Richard

MikeR 02-26-02 12:38 PM

I've only been riding for a year and Iím in a nice rural location, so I havenít gotten bored yet. If youíre talking about joy riding (not commuting) there are a couple things I do and/or planning that I think will keep the variety spicier.

If I read about an interesting area thatís out of my bike range, I drive my car to a good spot and cycle from there. I save this for my ďspecial treat ridesĒ. Each Ďbaseí location is usually good for another bunch if interesting rides.

Hereís another one I want to try:
There are some interesting sites that are a full days cycling from me, and I would like to do an overnighter, but I donít like camping or motels (plus my wife wants me home at night). Iím going to drive to the sight, park and lock the car in a safe spot and cycle home. The next day Iíll cycle back. Most of these sights can be gotten at two different ways so Iíll go home one way and back for the car the other way.

velo 02-26-02 02:07 PM

Nope, not bored with the roads here. I don't think I ever will get bored with them either. It's very easy to get to the flats, rolling hills, or mountains if you want to. There are endless possibilities when you take the back roads here.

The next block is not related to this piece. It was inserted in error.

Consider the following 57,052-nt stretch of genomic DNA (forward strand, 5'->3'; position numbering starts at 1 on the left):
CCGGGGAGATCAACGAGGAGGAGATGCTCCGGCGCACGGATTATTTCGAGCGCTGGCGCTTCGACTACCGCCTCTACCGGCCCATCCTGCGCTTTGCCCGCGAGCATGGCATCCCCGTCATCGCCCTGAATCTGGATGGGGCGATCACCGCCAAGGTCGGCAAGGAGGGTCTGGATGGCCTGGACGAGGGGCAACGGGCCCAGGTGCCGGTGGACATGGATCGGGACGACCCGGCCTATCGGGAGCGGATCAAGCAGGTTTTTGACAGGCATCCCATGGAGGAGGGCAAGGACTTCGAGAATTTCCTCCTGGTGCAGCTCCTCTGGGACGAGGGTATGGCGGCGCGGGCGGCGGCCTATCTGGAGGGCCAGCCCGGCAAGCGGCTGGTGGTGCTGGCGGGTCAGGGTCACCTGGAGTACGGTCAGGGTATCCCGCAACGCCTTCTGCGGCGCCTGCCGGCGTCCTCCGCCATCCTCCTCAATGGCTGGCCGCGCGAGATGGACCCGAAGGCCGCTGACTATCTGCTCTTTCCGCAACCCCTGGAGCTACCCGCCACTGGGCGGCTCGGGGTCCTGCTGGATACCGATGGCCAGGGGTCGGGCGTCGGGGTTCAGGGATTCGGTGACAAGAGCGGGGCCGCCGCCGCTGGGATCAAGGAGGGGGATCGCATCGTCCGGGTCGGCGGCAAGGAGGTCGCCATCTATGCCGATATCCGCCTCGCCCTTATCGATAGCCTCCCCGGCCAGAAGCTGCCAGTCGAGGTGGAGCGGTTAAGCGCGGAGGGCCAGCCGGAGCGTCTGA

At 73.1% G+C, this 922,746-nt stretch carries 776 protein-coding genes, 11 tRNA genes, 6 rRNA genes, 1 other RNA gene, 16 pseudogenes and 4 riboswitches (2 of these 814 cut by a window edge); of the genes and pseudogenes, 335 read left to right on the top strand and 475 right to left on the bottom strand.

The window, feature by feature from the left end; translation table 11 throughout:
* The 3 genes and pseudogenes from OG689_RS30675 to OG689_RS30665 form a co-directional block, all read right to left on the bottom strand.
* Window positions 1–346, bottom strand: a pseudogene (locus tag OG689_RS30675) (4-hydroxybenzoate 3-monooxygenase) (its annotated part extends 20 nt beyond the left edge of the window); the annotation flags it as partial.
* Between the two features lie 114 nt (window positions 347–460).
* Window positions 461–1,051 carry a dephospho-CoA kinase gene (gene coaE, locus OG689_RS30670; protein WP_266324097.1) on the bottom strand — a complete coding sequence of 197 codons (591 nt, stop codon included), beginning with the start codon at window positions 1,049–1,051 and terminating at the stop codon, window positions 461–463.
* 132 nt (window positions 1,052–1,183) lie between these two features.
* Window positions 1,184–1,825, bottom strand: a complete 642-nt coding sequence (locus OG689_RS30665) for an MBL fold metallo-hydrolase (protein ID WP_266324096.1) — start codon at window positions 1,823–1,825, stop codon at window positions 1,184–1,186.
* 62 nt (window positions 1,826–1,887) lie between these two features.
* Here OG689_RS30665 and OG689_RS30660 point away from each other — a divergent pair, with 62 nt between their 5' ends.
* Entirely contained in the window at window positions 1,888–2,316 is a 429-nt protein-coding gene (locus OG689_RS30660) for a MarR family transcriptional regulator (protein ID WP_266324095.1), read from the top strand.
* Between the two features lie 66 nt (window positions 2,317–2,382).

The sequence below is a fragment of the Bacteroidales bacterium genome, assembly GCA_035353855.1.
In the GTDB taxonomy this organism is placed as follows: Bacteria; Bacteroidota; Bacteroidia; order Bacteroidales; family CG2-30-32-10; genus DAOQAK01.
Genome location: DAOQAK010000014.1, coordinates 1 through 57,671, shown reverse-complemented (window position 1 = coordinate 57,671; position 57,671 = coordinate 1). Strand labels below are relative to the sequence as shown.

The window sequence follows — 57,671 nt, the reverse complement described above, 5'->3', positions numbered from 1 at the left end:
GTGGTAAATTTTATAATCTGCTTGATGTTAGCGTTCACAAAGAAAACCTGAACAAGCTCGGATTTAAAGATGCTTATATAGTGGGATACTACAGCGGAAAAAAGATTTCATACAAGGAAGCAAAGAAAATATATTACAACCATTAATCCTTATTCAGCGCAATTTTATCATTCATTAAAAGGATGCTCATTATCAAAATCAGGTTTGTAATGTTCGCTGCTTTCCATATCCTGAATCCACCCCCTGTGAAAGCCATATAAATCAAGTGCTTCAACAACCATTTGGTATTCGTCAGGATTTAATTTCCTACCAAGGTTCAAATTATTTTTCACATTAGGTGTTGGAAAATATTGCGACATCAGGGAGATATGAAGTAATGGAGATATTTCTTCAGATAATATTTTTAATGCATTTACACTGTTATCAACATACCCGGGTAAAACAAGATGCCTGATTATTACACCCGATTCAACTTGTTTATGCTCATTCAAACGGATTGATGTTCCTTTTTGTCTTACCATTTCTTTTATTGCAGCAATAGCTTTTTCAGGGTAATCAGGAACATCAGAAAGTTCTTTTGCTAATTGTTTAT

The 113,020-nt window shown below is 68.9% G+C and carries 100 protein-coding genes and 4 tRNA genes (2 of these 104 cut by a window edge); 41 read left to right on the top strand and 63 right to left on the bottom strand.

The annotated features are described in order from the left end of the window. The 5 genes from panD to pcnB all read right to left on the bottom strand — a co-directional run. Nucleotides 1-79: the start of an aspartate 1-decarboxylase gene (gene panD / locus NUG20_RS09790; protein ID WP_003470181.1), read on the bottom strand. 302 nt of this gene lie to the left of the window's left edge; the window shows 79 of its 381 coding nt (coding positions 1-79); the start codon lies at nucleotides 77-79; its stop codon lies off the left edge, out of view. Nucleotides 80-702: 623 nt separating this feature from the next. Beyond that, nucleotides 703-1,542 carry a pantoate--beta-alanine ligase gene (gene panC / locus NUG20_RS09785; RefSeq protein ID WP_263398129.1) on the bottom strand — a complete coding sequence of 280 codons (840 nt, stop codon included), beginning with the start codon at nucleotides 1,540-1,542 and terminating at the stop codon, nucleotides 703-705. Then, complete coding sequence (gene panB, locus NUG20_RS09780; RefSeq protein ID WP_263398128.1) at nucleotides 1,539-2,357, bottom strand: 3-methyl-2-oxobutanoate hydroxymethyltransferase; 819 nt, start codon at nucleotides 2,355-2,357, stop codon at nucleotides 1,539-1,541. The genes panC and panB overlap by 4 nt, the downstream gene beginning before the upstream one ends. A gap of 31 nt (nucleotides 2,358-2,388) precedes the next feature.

And, we have such a large cycling community, there's always someone to show you a brand new screaming downhill or, someone to turn around & go up it with. :eek:

amigo 02-26-02 11:38 PM

The problem is that you are bored, the problem isn't the road.-
Find something to do that really like you 25 Km from where you are then you don't take care about the same road. The road change its sense. It will not be "the bored road". It will be the way for somthing else.-

willic 02-27-02 07:51 AM

Hey MikeR!

Ever tried sleeping in the car?

As an alternative for an overnighter, I used to own a small hatchback car, that I was able to adapt quite comfortably by removing the front passenger seat and the rear bench seat , I made a pallet to fit in the front floor well which gave me a long enough base to be able to use a lounger type mattress with my sleeping bag , these were rolled up in the back of the car until needed so as to accomodate my bike and gear .
The bike was left outside near or chained to a fixed point overnight.

I spent many an enjoyable weekend in this manner , out in the wilds somewhere without the need for tents, b&b`s , etc.

Its an exellent way to find and cycle area`s that are normally out of range in a days cycle ride.

MikeR 02-27-02 11:53 AM

Quote:

Ever tried sleeping in the car?
No. No. No. You have it backwards.

In the morning drive away from home with you bike on the car rack. Park the car about a dayís biking distance from home. Ride home and sleep in you very own bed. The next day ride back and pick up your bike, then drive home in time to sleep in your very own bed again.

MikeR 02-27-02 11:56 AM

willc, I do like your other idea though.

I like to find ways to discover new rides.

I LOVE to go down a road I never saw before.